September 15, 2016
(Bloomberg) — Salesforce.com Inc. Chief Executive Officer Marc Benioff said his company will hire its first chief diversity officer next week and redouble his fight against state laws he considers unfair to gay employees.
Salesforce, was among several large companies, including Dow Chemical Co., Apple Inc. and Walt Disney Co., which lobbied against hundreds of laws this year considered potentially hostile to lesbian, gay, bi-sexual and transgender residents. Businesses convinced Georgia’s governor not to sign one such law and failed to head off an anti-LGBT law in North Carolina, Benioff said in an interview for Bloomberg television.
“While at Salesforce, equality is job one,” Benioff said. “It’s become an important part of who Salesforce is, and we believe that equality is stretching across the planet and it can rear its head in many ways, including LGBTQ inequality.”
Salesforce.com will focus on gender, racial and LGBT equality both internally and externally, Benioff said. The provider of cloud-based business software has previously said it spent $3 million to allay pay disparity between men and women employees at the company, and those efforts continue, he said. Salesforce is among more than 50 companies who have signed a White House pledge to support gender pay equality, including General Motors Co. and Facebook Inc.
“We’re hiring a lot of people in and I can tell you that some of the people that we’re hiring come in with those biases to keep women down,” Benioff said. “And I’m sorry I have to say that, but it’s reality and our job is to kind of give them some education and understanding and enlightenment about the situation so that we can have true gender equality in our industry.”
The opposition to the law in North Carolina, which requires transgender residents to use the restroom of their biological birth and prevents local governments from passing less-restrictive ordinances, shows how sentiment has turned, Benioff said.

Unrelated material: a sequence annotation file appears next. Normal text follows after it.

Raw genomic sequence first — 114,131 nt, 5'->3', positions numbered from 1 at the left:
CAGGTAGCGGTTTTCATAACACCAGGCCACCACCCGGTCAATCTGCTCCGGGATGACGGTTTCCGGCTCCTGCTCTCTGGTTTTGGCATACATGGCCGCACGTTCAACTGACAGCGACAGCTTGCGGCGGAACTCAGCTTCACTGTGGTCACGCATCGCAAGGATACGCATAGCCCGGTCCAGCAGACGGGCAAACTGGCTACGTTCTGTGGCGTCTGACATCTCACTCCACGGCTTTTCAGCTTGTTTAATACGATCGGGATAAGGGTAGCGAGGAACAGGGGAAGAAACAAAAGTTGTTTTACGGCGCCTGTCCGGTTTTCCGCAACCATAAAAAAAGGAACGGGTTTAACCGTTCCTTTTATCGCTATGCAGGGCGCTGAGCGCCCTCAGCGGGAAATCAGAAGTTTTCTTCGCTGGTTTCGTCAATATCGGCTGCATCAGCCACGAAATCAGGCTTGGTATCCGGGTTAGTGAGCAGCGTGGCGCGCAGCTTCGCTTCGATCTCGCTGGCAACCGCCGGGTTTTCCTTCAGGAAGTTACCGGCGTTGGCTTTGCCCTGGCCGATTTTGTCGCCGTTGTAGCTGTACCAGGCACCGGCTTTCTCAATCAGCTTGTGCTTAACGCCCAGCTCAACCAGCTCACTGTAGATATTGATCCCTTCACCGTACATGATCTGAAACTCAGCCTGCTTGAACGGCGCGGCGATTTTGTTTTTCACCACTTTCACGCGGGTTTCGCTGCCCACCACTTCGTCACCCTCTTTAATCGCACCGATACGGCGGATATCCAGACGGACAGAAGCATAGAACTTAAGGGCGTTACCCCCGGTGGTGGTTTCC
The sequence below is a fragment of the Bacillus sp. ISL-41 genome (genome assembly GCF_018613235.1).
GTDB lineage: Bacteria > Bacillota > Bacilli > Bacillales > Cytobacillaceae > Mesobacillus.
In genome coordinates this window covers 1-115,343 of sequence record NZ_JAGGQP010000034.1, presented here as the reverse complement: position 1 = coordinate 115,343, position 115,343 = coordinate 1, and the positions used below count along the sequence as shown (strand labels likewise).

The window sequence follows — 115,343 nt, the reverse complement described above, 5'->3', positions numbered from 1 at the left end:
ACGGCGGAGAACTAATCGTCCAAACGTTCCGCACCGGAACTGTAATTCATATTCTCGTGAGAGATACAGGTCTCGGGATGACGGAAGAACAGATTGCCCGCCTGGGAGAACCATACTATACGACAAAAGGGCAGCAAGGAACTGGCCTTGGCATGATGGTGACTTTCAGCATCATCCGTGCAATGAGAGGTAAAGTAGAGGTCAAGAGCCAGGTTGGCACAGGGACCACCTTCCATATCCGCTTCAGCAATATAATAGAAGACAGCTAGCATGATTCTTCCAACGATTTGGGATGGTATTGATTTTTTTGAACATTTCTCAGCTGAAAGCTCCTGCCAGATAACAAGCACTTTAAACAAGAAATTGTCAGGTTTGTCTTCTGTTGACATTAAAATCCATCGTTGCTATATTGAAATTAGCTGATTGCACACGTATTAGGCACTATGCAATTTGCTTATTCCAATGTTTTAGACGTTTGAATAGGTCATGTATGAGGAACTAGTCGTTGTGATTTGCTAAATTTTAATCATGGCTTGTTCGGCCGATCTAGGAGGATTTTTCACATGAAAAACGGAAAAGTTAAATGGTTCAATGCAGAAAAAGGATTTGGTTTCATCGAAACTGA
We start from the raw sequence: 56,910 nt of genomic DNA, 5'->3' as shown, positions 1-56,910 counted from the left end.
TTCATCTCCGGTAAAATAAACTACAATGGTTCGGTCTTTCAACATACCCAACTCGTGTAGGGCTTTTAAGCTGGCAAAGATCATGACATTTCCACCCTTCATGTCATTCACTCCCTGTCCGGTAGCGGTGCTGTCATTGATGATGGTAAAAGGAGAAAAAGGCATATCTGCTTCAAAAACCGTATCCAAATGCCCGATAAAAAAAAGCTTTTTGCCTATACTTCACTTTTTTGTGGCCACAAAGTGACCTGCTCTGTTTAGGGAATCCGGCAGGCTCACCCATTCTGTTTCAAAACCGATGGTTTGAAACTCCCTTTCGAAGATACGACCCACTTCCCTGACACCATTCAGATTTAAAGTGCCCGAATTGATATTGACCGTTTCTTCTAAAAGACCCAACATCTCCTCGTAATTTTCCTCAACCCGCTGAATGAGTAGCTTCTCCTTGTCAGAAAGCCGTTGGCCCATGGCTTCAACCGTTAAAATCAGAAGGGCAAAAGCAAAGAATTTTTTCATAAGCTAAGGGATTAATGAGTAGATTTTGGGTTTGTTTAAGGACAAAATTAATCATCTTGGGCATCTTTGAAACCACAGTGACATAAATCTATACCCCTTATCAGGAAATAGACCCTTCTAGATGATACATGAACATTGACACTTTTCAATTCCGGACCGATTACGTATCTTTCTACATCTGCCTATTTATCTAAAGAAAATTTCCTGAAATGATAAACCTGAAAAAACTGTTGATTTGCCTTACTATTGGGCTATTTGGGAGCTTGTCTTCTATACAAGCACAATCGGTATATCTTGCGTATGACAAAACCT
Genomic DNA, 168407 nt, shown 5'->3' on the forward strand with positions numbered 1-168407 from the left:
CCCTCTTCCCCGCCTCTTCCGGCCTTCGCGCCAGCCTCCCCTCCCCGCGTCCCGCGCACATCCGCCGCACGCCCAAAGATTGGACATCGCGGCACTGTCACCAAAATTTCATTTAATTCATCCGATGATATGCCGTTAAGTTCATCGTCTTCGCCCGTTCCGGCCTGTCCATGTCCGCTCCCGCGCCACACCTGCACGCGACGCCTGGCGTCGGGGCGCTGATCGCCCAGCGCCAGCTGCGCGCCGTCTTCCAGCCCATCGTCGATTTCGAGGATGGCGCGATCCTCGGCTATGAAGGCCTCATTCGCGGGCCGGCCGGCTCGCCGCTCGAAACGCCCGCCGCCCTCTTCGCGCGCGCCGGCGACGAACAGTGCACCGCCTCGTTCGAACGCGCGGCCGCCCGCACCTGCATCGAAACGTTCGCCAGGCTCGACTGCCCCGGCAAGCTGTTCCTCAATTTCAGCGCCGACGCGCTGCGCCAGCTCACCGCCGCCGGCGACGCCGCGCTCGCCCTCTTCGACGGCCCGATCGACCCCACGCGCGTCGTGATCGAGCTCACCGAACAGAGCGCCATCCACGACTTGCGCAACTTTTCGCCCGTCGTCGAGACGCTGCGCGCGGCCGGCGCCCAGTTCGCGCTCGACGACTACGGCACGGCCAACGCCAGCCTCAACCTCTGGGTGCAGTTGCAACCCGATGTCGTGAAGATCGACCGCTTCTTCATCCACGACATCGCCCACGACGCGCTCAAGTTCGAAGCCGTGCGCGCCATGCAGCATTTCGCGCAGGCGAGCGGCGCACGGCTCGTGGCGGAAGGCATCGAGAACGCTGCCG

The National Basketball Association and National Collegiate Athletic Association have both pulled sporting events from North Carolina in reaction to the law. The regulations in North Carolina and other states were seen as a backlash against executive orders from President Barack Obama expanding LGBT protections and a U.S. Supreme Court decision legalizing gay marriage in all 50 states.
“There is basically a broad vindication for the LGBT community that if you make these kinds of laws and create them and put them in place, you’re going to pay a price and you’re going to get less investment, and I guess you’re going to get less basketball too,” he said in the interview.
There were 202 bills perceived as anti-LGBT in 34 state legislatures this year, according to the Human Rights Campaign, the largest LGBT advocacy group. Of the bills introduced, five were enacted in North Carolina, Tennessee, Kansas and two in Mississippi. Bills in Georgia, South Dakota and Virginia were vetoed by governors. Most of the rest were considered "dead" because they were voted down on a chamber floor, in committee or withdrawn, HRC said. Another nine bills are still under consideration in Michigan, Ohio and New Jersey.
The efforts by advocacy groups and business leaders to oppose the LGBT laws will have a detrimental affect on the economy because it limits a free marketplace, Kellie Fiedorek, legal counsel for Alliance Defending Freedom, which consults with states on the laws, said in a statement.
“When the government protects freedom, businesses and the economy flourish; when it limits citizens’ freedoms, it undermines innovation and removes vital players from the marketplace, thereby limiting the choices and options available to Americans," she said.
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